This post is written by Eng Sokha, Project Assistant at CCHR, and Juliette Rousselot, Consultant at CCHR.
Earlier this week, we had the honor of representing CCHR at a conference – “Women in Political Leadership in Southeast Asia 2014: Experiences, Challenges and Strategies” – held in Indonesia by CCHR’s partner organization, Kemitraan, where we discussed the state of women’s political leadership in Southeast Asia in 2014. The focus was on the experiences of women in politics, the challenges to increase that representation and the strategies we can use to increase that representation. We were accompanied by Ms. Sonket Sereyleak, Education and Gender Coordinator at COMFREL, and Ms. Keth Mardy, the Director of Legal Protection Department of the Ministry of Women’s Affairs of Cambodia, who both spoke on panels during the conference on the issue of increasing women’s political representation in Cambodia.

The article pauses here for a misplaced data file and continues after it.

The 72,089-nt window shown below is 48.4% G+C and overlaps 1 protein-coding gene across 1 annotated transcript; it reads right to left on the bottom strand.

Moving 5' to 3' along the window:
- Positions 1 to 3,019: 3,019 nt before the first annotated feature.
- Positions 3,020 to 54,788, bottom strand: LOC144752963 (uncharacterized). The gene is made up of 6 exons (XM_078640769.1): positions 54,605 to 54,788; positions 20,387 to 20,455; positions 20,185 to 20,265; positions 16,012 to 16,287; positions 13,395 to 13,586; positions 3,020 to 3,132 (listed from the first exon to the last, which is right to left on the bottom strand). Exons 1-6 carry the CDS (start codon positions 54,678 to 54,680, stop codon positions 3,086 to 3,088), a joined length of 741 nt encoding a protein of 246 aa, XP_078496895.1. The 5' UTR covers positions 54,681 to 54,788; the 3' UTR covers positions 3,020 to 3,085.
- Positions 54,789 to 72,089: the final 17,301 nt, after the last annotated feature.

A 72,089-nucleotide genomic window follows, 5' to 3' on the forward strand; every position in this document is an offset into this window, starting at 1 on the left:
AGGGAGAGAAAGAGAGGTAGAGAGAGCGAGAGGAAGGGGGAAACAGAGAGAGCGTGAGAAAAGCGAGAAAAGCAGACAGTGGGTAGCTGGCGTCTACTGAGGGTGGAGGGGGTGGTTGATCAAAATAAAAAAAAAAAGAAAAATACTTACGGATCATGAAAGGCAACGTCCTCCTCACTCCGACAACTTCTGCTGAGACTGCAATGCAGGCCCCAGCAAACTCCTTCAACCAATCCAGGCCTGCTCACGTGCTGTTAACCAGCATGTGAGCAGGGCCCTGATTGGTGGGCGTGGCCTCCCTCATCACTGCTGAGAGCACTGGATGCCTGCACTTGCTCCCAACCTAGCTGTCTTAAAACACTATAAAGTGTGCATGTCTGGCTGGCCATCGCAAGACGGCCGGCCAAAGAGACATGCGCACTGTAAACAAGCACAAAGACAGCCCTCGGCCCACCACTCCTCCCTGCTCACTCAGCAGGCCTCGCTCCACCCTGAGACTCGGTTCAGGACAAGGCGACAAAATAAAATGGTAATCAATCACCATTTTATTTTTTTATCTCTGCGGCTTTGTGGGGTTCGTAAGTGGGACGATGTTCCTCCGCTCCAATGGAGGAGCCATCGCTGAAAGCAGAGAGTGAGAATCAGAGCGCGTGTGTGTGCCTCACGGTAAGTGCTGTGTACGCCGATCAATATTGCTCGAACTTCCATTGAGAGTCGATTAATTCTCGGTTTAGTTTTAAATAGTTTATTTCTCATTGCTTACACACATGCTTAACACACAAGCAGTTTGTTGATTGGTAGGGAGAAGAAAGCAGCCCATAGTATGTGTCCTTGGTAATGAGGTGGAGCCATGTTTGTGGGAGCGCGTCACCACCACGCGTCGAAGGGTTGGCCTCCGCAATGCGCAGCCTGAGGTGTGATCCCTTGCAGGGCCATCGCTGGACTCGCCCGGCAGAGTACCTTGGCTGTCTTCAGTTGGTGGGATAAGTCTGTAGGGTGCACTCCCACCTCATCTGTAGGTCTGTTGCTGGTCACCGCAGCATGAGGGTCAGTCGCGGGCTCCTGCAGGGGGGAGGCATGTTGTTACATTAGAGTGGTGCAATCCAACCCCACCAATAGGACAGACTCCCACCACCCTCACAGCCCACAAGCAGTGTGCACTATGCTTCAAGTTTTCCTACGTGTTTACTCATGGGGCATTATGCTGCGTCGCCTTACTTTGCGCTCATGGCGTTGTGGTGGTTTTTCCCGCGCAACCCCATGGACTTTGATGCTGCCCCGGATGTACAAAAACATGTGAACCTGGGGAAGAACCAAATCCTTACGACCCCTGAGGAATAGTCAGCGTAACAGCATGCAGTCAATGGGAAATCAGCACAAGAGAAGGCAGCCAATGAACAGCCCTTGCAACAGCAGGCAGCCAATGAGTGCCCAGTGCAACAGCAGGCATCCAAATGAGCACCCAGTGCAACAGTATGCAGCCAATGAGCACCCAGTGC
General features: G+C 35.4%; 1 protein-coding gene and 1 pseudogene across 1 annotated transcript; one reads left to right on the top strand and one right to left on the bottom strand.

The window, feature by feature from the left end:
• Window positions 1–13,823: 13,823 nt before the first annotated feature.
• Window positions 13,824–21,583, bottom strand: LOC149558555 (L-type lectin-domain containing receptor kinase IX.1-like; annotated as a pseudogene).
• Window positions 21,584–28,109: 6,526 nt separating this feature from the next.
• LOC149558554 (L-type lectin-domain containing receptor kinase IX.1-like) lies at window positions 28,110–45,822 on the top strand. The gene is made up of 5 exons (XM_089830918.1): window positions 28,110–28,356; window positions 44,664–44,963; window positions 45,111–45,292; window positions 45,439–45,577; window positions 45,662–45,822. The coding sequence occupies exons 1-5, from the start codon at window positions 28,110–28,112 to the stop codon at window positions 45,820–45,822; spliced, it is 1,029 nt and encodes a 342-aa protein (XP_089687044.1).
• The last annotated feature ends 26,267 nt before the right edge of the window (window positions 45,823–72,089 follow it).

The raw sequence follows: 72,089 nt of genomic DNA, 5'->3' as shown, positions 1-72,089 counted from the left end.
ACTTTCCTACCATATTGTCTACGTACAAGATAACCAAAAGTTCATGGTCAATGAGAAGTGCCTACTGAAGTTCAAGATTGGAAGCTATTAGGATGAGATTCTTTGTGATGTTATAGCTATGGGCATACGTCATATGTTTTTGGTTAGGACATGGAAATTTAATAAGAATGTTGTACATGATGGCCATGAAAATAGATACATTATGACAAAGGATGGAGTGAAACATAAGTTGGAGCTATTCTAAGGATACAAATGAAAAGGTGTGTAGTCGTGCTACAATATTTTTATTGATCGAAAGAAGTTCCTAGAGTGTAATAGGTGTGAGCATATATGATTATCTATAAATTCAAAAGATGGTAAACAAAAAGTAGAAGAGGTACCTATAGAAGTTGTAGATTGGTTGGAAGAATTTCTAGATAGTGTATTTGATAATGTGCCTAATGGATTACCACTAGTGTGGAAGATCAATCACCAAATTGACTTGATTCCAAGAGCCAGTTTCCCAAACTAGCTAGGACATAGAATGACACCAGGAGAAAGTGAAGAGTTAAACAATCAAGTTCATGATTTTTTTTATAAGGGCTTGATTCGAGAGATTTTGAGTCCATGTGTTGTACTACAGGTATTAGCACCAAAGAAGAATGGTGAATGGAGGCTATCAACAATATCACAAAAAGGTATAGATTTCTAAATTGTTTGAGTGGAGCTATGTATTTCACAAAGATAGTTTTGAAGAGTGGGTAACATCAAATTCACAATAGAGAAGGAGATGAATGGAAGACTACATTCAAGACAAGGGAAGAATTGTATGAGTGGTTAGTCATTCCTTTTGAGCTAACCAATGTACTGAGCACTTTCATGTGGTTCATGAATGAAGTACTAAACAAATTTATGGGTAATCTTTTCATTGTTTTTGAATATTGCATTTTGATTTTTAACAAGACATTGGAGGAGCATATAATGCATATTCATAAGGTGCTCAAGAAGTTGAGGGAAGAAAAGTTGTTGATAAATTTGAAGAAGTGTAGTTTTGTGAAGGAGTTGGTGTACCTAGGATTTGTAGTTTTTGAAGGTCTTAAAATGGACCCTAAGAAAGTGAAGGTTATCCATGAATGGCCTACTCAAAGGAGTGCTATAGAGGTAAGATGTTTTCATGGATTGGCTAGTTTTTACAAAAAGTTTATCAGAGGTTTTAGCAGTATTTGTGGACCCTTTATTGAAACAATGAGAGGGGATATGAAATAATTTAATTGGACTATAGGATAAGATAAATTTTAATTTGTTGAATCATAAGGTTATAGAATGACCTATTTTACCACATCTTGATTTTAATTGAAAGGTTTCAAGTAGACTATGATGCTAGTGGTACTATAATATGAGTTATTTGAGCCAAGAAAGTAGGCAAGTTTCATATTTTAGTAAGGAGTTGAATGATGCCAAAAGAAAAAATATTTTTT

For the past 2 years, CCHR has been working as a part of a regional program – which includes other organizations from Indonesia, Malaysia, Timor Leste, and the Philippines – to increase women’s representation in politics throughout Southeast Asia. With just women constituting just 20% of Cambodia’s National Assembly, we are still far away from achieving true gender equity in politics.
However, the problem is not unique to Cambodia but present throughout all of Southeast Asia, where women seeking to participate in the political life of the nation – a right guaranteed under Article 25 of the International Covenant on Civil and Political Rights and Article 7 of the Convention on the Elimination of All Forms of Discrimination Against Women – are denied this right because of discriminatory laws and policies, cultural and traditional barriers, and socio-economic factors. In fact, Asia has one of the lowest average percentages of women’s representation in national parliaments of all the world’s regions, at just 18.4%.